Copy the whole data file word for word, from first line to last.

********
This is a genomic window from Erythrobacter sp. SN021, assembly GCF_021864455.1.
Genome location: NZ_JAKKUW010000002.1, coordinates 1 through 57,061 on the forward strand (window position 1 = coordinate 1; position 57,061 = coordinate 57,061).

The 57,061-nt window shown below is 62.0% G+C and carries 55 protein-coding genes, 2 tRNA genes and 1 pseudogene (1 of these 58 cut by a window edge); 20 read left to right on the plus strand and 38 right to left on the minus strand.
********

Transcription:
This is a genomic window from Erythrobacter sp. SN021, assembly GCF_021864455.1.
Genome location: NZ_JAKKUW010000002.1, coordinates 1 through 57,061 on the forward strand (window position 1 = coordinate 1; position 57,061 = coordinate 57,061).

The 57,061-nt window shown below is 62.0% G+C and carries 55 protein-coding genes, 2 tRNA genes and 1 pseudogene (1 of these 58 cut by a window edge); 20 read left to right on the plus strand and 38 right to left on the minus strand.